Thomas-Morse S4 "Tommy Scout". Engines are L-R Hisso 150, Lawrance, Salmson, 2 Gnomes,
LeRhone, Liberty, Hall-Scott and any Robin driver should recognize that thing on the far right.

More on the 2012 Central Texas Taylorcraft Fly-in

The following is a guest post from my friend Doug Ratchford, which I asked him for and then after he provided it, I got busy and neglected to post it until now.  Doug did a nice writeup on the 2012 Central Texas Taylorcraft Fly-in held March 30-31 at Fort Parker Flying Field, in Groesbeck, TX. He has also provided some really nice photos he took himself. My apologies to Doug in dragging my feet to get this published.  But I think the readers will agree it was worth the wait. Thanks Doug and nice work! Terry

Tail Logo from NC22207 photo by Doug Ratchford

    I had a real good time with some fine people last weekend.  Terry and I finally met face to face, Doc and I had met before at a warbird event and there were a couple of more folks I'd crossed paths with at a fly-in last fall, so vintage av is still a small world.   This is my first guest post on anyone's blog so thanks for the invitation to do so Terry and I hope y'all don't mind me rambling a bit.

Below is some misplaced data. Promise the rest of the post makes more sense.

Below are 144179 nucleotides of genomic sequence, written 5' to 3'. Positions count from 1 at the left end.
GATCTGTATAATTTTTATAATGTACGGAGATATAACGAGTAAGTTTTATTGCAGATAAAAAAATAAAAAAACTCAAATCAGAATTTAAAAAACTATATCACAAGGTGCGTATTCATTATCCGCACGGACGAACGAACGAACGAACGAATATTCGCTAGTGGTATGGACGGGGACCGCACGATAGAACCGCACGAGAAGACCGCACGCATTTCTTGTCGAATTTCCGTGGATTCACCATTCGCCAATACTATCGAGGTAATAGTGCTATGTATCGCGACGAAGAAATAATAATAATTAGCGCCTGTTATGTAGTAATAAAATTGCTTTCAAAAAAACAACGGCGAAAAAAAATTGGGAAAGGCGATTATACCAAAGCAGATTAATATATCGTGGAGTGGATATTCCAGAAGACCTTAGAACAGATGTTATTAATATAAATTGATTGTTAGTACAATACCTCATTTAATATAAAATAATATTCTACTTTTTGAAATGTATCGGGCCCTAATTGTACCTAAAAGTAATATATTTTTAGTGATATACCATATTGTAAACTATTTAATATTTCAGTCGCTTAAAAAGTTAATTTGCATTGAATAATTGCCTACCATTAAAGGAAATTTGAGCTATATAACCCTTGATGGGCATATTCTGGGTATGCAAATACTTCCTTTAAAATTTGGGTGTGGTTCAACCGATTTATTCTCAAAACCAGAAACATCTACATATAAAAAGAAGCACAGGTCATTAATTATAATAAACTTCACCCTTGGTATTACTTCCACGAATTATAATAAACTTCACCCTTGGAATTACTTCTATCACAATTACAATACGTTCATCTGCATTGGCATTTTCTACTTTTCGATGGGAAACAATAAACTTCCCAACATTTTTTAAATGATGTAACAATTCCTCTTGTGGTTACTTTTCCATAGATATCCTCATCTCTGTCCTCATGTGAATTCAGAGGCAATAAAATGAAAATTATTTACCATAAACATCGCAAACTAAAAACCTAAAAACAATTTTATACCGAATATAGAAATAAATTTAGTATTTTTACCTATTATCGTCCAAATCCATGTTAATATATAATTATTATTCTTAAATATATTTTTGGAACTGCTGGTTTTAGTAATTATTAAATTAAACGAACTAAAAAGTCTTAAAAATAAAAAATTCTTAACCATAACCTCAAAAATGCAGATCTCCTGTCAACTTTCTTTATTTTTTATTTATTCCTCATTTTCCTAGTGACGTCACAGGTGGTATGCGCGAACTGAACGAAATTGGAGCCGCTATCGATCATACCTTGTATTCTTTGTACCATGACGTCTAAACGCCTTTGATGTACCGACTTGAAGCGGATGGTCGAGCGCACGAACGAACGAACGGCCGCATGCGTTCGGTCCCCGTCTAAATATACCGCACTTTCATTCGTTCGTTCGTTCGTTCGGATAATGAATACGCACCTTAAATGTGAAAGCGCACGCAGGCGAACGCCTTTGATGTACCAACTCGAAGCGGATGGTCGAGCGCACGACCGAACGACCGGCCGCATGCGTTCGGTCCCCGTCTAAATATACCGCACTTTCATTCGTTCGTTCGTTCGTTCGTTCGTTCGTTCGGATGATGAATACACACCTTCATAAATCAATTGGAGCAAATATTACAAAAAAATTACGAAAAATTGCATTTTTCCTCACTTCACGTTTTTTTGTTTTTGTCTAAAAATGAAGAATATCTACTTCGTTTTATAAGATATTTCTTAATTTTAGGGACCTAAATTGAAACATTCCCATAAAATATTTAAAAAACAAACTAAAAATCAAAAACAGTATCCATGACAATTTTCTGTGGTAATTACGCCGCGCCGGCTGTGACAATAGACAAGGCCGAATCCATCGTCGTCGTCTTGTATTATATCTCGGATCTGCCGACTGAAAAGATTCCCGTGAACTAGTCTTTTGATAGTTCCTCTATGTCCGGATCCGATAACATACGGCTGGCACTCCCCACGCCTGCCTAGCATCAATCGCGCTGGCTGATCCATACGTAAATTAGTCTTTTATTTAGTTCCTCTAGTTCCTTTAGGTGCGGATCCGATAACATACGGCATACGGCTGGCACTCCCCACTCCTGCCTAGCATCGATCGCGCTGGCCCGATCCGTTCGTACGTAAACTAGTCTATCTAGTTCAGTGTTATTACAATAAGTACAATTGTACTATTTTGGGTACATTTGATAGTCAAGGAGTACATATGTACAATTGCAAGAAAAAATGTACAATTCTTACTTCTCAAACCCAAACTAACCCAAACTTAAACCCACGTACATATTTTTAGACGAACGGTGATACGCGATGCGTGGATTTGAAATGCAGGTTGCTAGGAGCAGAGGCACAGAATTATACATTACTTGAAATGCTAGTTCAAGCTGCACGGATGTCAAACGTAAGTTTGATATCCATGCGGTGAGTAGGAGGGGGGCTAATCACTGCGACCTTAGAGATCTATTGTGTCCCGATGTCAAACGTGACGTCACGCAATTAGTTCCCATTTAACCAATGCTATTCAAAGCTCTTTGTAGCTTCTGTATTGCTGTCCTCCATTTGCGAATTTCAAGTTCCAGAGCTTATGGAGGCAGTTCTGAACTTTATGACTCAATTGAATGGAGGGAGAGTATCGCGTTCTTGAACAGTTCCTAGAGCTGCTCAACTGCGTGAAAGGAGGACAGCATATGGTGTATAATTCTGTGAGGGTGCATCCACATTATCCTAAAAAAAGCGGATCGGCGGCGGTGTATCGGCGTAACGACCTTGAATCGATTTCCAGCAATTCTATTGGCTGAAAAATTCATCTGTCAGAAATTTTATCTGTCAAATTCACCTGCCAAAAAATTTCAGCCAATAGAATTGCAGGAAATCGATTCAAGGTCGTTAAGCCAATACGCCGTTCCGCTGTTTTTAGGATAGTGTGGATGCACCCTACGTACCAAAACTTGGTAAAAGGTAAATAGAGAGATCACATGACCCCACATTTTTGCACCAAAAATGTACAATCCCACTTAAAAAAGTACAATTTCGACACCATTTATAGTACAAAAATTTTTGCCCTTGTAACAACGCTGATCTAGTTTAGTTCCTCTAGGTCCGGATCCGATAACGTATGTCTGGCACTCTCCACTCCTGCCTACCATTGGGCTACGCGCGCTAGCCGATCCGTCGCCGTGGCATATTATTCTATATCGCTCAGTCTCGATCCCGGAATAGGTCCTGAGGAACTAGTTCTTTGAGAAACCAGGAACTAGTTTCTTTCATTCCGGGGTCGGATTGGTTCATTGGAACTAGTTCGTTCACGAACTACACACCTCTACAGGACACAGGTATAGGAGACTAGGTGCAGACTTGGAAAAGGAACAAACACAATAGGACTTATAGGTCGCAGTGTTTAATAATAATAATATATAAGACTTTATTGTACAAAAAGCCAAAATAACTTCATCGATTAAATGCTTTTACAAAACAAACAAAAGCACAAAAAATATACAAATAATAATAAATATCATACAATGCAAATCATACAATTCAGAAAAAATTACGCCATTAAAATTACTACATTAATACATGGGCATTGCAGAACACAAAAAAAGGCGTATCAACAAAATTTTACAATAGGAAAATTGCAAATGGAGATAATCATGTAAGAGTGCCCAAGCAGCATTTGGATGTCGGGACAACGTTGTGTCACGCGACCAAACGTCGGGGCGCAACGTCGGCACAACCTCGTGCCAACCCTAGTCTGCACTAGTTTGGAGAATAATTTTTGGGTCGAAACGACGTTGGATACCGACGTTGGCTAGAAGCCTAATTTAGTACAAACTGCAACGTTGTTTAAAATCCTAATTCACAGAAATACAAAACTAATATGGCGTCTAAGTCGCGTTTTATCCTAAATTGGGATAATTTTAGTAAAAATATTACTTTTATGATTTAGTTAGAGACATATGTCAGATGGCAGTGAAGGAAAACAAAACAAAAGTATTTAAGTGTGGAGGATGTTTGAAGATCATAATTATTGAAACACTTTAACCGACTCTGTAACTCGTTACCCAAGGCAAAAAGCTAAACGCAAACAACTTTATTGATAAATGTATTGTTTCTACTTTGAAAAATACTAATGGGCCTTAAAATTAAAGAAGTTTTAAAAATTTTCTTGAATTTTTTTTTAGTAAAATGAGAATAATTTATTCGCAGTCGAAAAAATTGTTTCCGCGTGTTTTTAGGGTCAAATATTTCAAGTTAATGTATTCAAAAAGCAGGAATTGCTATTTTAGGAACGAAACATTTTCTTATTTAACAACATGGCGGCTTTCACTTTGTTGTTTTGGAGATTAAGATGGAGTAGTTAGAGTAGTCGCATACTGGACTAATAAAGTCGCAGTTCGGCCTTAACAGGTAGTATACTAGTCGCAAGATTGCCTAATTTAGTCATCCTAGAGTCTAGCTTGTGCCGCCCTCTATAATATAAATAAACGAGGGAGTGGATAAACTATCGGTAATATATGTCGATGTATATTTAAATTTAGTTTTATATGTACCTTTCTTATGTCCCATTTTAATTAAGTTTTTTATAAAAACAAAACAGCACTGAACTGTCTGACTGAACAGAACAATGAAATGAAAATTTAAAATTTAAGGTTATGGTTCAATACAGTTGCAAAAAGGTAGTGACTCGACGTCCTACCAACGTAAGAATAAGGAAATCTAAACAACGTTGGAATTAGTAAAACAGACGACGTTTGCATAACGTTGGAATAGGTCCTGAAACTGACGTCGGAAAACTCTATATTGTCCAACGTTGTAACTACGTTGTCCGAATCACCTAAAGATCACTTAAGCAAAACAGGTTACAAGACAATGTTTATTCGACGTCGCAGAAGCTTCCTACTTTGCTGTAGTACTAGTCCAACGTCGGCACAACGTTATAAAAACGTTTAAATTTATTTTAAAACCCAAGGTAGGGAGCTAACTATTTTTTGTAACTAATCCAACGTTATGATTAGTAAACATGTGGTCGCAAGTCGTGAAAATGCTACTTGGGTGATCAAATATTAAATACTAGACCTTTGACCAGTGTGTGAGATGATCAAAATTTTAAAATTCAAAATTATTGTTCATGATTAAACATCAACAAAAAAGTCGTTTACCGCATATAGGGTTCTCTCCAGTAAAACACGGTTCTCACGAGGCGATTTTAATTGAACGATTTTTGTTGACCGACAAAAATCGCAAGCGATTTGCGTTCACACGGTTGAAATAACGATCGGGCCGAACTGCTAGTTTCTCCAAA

My sum total Taylorcraft experience prior to this was seeing my father in law's and uncle's 1942 DC-65 fly around the patch once about fourteen years ago in Wisconsin.(7878Charlie is now in the Denver area)  Other than the Piper connection, I was pretty clueless.   After close to a decade in warbirds I've gotten more and more involved in the vintage club/type fly-ins and really like the experience.  I'm not giving up my B-17 gig but I've really gotten to like the family atmosphere of club fly-ins.  Being an avid photographer too, it's easier to get close ups of vintage GA aircraft than of a warbird several hundred yards away. Not to mention easier to catch a buddy ride.
  Saturday I heard the comment that looking at a lineup of the same model, they all look alike at a glance but upon closer examination, there are boucoup differences.  "Like they never built the same thing twice."  Sounds like Wacos....hmm..
  I was hoping to get some dawn pix Sat. since the a/c were facing east but it got pretty froggy early on. No problem-muted early light with everything all drippy makes good photo ops too.
 Blue skies and tailwinds until the next event,
Doug "Ratch" Ratchford,  Brenham, Tx.
      member-Lone Star Flight Museum & National Waco Club